Selfie sticks not only make you look silly and self indulgent—they can also put you in danger.
At least that’s the growing consensus amongst owners of popular Chubu tourist sites, parks and other venues. On Monday The Japan Times reported that more and more venues are banning the trendy accessories, which are attached to users’ phones and allow them to hold the devices from further afar, and thus more readily snap “selfie” portraits with wider backgrounds. The article quoted a representative from Nagashima Resort, who voiced both safety and privacy concerns about the extendable gizmo, saying: “The sticks might hit other users in the pool by accident, and they could be used to snap secret pictures… On some attractions, we fear that the sticks might touch the safety alarm system, causing the rides to stop.”
Meanwhile, Aichi Prefecture’s Japan Monkey Centre prohibits selfie sticks from being used anywhere near its apes. One staff member said the rule is necessary because “We have electric fences around the area, so there’s a risk of getting an electric shock if the stick touches the fence… Besides, the monkeys might try to jump on the sticks, which is also dangerous.”
However, other venue owners are very much in favor of these obnoxious, elongated, narcissist appendages. An official at Higashiyama Zoo and Botanical Gardens explains that visitors like to use selfie sticks in order to better take self portraits with giraffes, elephants and other animals that may not be visible with a tighter angled photo snapped at arm’s length. The official added that the selfie sticks also help the facility reach a new level of marketing, explaining: “We have not received any reports of trouble, so we do not see the need to ban them for the time being. Visitors are uploading photos to their SNS accounts and such moves are helping us promote our facility,” said an official of the zoo.
Japan is not the only country engaged in this contentious selfie debate. The topic actually seems to be hottest in the United States. On Aug. 14 My Northwest reported that Louisiana’s Evergreen State Fair will ban selfie sticks, despite having a “picture the fun” theme that encourages budding shutterbugs to snap photos of the event and post them on social media. The co-ordinator’s stance, dubbed a “conundrum” by the article’s author, was broken down by fairgrounds manager Hal Gausman, who explained: “We want everyone to be taking pictures, but we don’t want them to have the camera at the end of the stick and hitting other people over the head… That’s been our dilemma, but it comes down to a safety issue.”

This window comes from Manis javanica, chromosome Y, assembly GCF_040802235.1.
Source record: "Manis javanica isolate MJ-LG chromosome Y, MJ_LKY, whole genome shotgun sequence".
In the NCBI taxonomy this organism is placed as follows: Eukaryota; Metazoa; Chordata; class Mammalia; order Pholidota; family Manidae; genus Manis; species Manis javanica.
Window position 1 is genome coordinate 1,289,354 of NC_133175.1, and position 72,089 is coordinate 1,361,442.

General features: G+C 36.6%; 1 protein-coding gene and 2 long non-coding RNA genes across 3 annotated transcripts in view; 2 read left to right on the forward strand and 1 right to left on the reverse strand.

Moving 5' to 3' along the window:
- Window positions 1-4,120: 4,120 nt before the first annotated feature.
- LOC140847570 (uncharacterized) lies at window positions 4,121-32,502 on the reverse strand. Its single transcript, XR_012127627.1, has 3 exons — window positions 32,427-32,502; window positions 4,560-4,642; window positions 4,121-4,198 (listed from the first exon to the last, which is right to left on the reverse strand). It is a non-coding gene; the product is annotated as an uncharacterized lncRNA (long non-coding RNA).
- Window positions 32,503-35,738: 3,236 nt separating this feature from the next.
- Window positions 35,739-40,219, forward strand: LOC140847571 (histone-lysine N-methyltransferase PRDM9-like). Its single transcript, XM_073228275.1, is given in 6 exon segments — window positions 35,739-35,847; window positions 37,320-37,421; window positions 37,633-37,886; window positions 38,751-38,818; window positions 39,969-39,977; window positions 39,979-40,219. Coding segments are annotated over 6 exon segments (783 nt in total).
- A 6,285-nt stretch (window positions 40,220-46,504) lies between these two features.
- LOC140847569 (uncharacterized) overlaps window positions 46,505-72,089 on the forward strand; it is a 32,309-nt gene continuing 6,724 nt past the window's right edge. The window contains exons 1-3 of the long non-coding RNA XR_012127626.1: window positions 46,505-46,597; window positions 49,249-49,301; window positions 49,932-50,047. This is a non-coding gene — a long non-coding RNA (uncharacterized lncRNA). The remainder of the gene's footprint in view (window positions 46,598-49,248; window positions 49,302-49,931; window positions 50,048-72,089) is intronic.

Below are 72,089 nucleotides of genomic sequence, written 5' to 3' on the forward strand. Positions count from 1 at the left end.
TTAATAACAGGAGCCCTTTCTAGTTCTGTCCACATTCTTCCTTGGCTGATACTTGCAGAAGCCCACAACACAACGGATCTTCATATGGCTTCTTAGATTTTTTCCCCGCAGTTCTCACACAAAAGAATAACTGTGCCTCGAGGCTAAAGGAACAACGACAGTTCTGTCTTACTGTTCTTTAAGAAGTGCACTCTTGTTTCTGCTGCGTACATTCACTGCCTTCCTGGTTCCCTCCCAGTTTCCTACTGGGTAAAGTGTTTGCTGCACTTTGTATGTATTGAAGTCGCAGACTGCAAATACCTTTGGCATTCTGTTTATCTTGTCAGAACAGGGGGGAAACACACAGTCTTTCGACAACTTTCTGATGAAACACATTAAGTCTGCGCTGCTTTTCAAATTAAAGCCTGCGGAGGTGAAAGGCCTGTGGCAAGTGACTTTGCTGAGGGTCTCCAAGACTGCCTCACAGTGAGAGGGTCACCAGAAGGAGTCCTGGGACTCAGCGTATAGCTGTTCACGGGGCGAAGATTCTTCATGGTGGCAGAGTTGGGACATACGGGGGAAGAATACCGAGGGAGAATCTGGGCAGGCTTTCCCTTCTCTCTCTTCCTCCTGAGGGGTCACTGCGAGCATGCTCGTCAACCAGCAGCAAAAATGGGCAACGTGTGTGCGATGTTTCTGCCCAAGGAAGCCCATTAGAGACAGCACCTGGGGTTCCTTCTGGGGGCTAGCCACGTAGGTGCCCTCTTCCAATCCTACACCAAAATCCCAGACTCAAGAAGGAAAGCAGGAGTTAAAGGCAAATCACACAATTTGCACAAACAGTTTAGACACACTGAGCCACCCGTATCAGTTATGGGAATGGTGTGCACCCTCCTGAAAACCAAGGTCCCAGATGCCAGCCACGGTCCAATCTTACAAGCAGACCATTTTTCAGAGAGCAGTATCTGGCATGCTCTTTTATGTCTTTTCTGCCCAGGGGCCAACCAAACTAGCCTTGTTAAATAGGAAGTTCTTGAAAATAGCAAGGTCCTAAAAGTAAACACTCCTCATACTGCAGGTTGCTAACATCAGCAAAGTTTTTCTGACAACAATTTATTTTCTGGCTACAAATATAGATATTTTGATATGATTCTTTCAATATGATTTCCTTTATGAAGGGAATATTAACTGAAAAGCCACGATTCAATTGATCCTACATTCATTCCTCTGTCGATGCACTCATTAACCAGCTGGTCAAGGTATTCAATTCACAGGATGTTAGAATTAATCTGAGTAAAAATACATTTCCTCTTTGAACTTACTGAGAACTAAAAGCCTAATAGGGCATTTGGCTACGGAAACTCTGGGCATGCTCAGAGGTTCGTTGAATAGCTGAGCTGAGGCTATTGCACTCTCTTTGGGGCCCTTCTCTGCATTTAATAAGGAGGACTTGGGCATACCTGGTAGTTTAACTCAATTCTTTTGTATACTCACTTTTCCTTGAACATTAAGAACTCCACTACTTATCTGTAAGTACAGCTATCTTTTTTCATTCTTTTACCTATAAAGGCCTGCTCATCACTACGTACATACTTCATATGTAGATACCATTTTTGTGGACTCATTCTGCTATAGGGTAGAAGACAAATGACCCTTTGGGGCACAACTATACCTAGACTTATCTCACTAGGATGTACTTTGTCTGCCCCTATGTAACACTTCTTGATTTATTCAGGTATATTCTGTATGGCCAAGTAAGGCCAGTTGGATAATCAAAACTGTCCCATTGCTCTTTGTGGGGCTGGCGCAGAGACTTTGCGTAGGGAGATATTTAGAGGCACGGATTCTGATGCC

Meanwhile, the University of Michigan announced a selfie stick ban on Aug. 12, according to WXYZ News, with an additional clause that bars drones from taking photos, leaving readers of that article to equate the extendable cellphone accessory to a flying robot used for spy missions, in terms of evasiveness. Fox News also reports that Disney parks around the world, popular music festivals like Lollapalooza and revered holy grounds like the Sistine Chapel and Mecca have also banned the sticks, and the same goes for China’s Forbidden City, according to the Telegraph. But Hong Kong seems far friendlier to the long reaching monopod, with three local teens boasting that they had taken the most daring selfie stick snap of all time atop a lofty skyscraper.
The public’s love-hate relationship with selfie sticks has become so far-reaching, in fact, that Pizza Hut poked fun at the safety issues and self absorption that ensues with the use of a selfie stick in its latest marketing campaign for a an extra wide pie that, fittingly enough, has the diameter equal to the length of many selfie sticks. It remains to be seen if Japanese fast food joints will also use the adopt the cell phone sticks into their own advertising.
But Japanese firms may not need to go to such lengths in order to attain selfie infamy. In fact, recent evidence suggests Japanese shutterbugs may be the original selfie stick users, thanks to a recent Tokyo Desu article that republished a three decade old ad for what appears to be a selfie stick attached to a now obsolete point and shoot camera. At the time it was called “the extender,” but, unfortunately, it failed to extend its way into the hearts and minds of consumers like its newer counterpart—Tokyo Desu describes how the product “ultimately flopped,” before adding that: “Japanese magazines are picking up the resurfaced evidence of the invention as a point of national pride; gloating that Japan did it first. Which, in a perfect world, would be more reason for national embarrassment than anything.”